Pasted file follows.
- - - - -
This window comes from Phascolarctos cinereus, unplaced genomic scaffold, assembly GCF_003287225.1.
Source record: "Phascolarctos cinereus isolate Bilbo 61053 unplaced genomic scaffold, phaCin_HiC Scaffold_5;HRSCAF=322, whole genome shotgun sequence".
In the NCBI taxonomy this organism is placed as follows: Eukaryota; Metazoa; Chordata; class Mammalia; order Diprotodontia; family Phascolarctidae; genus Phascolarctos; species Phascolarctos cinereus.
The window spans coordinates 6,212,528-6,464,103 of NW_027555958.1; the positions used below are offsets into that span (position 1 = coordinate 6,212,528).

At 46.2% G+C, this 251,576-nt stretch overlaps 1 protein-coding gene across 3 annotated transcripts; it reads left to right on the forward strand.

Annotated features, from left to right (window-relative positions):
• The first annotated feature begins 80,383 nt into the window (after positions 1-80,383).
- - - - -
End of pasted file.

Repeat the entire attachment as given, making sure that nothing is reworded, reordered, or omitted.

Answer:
This window comes from Phascolarctos cinereus, unplaced genomic scaffold, assembly GCF_003287225.1.
Source record: "Phascolarctos cinereus isolate Bilbo 61053 unplaced genomic scaffold, phaCin_HiC Scaffold_5;HRSCAF=322, whole genome shotgun sequence".
In the NCBI taxonomy this organism is placed as follows: Eukaryota; Metazoa; Chordata; class Mammalia; order Diprotodontia; family Phascolarctidae; genus Phascolarctos; species Phascolarctos cinereus.
The window spans coordinates 6,212,528-6,464,103 of NW_027555958.1; the positions used below are offsets into that span (position 1 = coordinate 6,212,528).

At 46.2% G+C, this 251,576-nt stretch overlaps 1 protein-coding gene across 3 annotated transcripts; it reads left to right on the forward strand.

Annotated features, from left to right (window-relative positions):
• The first annotated feature begins 80,383 nt into the window (after positions 1-80,383).